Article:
Issues for Employers to Follow in the American Health Care Act’s Deliberations

Piggy Bank and Stethoscope with Selective Focus on a Gradated Background.

On March 6, 2017, the Ways and Means Committee of the U.S. House of Representatives released a section by section summary of the tax related sections of the American Health Care Act (the “AHCA”).  On March 9, 2017, the Ways and Means Committee completed its markup of the AHCA’s tax provisions with no changes.  The AHCA is the legislation that is intended to repeal and replace the Patient Protection and Affordable Care Act (commonly referred to and hereinafter referred to as “Obamacare”).

While it is still very early in the process and the AHCA is expected to be substantially modified during the legislative process, employers should monitor the deliberations to evaluate the AHCA’s potential impact on their employee benefit programs.  This blog will identify provisions of the AHCA that may impact employers’ employee benefit programs.

The initial AHCA deliberations were considered on a dual track.  The Ways and Means Committee considered the tax related provisions and the Energy and Commerce Committee considered the non-tax provisions.  On March 9, 2017, the Energy and Commerce Committee completed that committee’s mark-up of the non-tax provisions.  Both parts of the AHCA will now be considered by the House Budget Committee.  This blog will review certain tax-related provisions and the section references contained herein refer to the Ways and Means section by section summary.

Section 4 repeals the small business tax credit (under Section 45R of the Internal Revenue Code (the “IRC”)) effective for tax years after December 31, 2019.  Further, from January 1, 2018 to December 31, 2019, the small business tax credit will not be available with respect to qualified health plans that provide coverage for elective abortions.

Generally, IRC Section 45R provides a tax credit to certain small employers (less than 25 full time equivalents (“FTEs”)) who assist their employees in enrolling in qualifying health insurance.  If Section 4 is adopted, employers who qualify for the small business tax credit will need to evaluate their health insurance offerings to determine whether they provide elective abortion benefits and, if so, evaluate whether to modify these offerings so as to eliminate benefits for elective abortions (so as to continue to qualify for the tax credit for the two years prior to its repeal).  In addition, these employers will need to evaluate their employee health programs to develop a strategy in response to the loss of the tax credit in 2020.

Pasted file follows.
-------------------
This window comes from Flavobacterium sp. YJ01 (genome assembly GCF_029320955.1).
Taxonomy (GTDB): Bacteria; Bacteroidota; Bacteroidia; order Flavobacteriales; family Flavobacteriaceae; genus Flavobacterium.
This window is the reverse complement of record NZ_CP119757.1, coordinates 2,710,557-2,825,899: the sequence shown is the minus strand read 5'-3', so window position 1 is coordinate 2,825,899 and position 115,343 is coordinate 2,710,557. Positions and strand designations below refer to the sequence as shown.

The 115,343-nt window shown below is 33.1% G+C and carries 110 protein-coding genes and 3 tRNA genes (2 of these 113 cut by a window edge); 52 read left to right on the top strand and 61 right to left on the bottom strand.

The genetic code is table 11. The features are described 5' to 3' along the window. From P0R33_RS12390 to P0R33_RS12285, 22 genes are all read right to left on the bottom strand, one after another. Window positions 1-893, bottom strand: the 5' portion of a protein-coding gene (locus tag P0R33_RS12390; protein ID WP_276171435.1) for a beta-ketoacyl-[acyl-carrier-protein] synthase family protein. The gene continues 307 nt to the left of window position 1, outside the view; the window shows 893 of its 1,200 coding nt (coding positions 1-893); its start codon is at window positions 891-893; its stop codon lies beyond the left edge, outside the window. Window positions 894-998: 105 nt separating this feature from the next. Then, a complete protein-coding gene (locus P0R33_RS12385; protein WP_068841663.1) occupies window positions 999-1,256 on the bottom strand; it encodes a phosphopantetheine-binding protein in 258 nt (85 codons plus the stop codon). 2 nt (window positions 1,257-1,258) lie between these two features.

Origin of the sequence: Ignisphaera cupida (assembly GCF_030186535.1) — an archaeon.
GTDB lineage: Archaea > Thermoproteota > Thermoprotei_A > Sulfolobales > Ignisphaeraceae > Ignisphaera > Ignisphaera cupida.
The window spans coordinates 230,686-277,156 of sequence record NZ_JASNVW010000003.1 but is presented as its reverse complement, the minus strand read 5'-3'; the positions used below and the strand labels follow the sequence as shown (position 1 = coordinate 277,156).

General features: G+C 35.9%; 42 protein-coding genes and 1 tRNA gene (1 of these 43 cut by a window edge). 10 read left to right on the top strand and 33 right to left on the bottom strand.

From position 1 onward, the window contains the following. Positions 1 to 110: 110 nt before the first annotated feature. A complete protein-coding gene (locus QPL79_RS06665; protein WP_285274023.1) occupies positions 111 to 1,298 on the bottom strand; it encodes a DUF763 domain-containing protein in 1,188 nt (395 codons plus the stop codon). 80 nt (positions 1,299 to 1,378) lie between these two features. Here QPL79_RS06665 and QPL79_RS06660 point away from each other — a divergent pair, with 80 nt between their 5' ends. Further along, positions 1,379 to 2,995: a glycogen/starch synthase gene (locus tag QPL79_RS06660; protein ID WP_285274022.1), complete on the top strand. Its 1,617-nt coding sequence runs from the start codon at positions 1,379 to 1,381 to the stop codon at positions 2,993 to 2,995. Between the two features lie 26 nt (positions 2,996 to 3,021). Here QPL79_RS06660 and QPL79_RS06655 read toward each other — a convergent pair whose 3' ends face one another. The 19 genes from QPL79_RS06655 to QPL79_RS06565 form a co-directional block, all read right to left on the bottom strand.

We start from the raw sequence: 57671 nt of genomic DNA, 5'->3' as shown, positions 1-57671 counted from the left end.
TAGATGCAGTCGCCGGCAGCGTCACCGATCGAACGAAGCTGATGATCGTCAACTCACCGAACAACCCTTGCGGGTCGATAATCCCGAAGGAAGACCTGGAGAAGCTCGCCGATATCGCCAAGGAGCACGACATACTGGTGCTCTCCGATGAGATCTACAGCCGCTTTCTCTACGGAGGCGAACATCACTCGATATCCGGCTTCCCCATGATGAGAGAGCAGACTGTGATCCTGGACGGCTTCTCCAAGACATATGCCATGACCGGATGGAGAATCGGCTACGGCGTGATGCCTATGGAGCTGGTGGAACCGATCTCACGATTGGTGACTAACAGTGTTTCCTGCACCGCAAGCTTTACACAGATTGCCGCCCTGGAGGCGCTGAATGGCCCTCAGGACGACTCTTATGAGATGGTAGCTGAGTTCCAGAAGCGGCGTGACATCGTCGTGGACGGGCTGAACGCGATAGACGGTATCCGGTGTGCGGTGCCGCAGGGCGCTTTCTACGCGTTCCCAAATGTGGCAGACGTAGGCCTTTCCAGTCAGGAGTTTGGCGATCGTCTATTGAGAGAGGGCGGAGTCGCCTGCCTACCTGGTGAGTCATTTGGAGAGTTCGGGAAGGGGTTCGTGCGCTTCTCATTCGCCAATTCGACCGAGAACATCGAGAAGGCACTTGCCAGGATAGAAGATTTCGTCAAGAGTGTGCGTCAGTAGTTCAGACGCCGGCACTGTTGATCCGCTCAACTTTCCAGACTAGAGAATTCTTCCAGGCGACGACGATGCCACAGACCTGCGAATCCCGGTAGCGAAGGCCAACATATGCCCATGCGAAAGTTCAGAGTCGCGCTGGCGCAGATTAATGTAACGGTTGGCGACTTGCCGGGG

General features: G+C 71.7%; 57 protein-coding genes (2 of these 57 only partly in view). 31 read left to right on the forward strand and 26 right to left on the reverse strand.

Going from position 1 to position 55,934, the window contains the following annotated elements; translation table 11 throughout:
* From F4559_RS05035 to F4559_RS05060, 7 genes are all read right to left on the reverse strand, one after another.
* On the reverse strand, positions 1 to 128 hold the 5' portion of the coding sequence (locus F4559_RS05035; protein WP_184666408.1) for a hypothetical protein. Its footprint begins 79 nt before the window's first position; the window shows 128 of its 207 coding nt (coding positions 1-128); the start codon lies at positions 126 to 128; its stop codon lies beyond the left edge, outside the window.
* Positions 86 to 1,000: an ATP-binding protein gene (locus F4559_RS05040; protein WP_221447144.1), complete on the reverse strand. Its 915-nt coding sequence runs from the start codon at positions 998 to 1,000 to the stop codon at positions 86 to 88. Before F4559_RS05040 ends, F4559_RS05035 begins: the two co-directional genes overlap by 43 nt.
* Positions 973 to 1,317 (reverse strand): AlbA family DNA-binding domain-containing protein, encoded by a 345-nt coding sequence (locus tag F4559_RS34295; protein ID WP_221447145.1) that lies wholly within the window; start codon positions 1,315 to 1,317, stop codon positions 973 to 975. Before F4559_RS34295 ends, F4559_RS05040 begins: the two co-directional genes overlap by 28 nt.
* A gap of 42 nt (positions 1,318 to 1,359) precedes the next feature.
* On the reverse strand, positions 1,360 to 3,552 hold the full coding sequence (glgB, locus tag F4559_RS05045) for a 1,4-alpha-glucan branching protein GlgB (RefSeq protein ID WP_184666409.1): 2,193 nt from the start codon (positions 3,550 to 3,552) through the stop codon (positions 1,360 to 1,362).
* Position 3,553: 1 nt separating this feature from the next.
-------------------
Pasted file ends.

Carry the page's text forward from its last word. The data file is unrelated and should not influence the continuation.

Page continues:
Section 6 repeals the “Employer Mandate” effective for months beginning after December 31, 2015.  Generally, the “Employer Mandate” requires certain employers (with 50 or more FTEs) to provide health insurance to their employees or pay an excise tax penalty. Employers will want to monitor the deliberations to confirm that the “Employer Mandate” remains repealed.  Further, the December 31, 2015 effective date results in retroactive relief to employers with excise tax liability with respect to calendar months in 2016 which may provide an refund opportunity (if the employer has paid the excise taxes).